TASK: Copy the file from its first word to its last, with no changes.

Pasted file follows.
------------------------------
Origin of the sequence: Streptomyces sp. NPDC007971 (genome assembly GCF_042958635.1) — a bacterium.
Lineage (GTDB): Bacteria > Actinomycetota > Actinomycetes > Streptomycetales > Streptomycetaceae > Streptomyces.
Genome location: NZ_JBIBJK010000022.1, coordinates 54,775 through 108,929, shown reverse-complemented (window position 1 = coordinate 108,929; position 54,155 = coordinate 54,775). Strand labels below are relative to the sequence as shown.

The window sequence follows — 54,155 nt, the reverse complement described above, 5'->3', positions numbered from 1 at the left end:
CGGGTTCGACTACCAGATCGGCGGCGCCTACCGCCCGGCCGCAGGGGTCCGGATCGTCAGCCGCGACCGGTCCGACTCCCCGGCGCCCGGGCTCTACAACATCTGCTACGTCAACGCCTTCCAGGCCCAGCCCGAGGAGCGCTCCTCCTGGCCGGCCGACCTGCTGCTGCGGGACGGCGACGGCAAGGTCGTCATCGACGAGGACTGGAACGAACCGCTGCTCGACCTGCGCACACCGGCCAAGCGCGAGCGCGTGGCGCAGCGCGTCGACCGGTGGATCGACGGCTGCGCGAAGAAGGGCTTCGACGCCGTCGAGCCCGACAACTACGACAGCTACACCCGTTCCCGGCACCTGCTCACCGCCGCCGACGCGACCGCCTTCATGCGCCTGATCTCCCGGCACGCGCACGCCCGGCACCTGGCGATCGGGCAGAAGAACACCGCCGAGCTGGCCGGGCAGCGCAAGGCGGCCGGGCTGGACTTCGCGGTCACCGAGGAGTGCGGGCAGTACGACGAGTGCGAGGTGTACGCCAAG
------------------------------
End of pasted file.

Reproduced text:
Origin of the sequence: Streptomyces sp. NPDC007971 (genome assembly GCF_042958635.1) — a bacterium.
Lineage (GTDB): Bacteria > Actinomycetota > Actinomycetes > Streptomycetales > Streptomycetaceae > Streptomyces.
Genome location: NZ_JBIBJK010000022.1, coordinates 54,775 through 108,929, shown reverse-complemented (window position 1 = coordinate 108,929; position 54,155 = coordinate 54,775). Strand labels below are relative to the sequence as shown.

The window sequence follows — 54,155 nt, the reverse complement described above, 5'->3', positions numbered from 1 at the left end:
CGGGTTCGACTACCAGATCGGCGGCGCCTACCGCCCGGCCGCAGGGGTCCGGATCGTCAGCCGCGACCGGTCCGACTCCCCGGCGCCCGGGCTCTACAACATCTGCTACGTCAACGCCTTCCAGGCCCAGCCCGAGGAGCGCTCCTCCTGGCCGGCCGACCTGCTGCTGCGGGACGGCGACGGCAAGGTCGTCATCGACGAGGACTGGAACGAACCGCTGCTCGACCTGCGCACACCGGCCAAGCGCGAGCGCGTGGCGCAGCGCGTCGACCGGTGGATCGACGGCTGCGCGAAGAAGGGCTTCGACGCCGTCGAGCCCGACAACTACGACAGCTACACCCGTTCCCGGCACCTGCTCACCGCCGCCGACGCGACCGCCTTCATGCGCCTGATCTCCCGGCACGCGCACGCCCGGCACCTGGCGATCGGGCAGAAGAACACCGCCGAGCTGGCCGGGCAGCGCAAGGCGGCCGGGCTGGACTTCGCGGTCACCGAGGAGTGCGGGCAGTACGACGAGTGCGAGGTGTACGCCAAG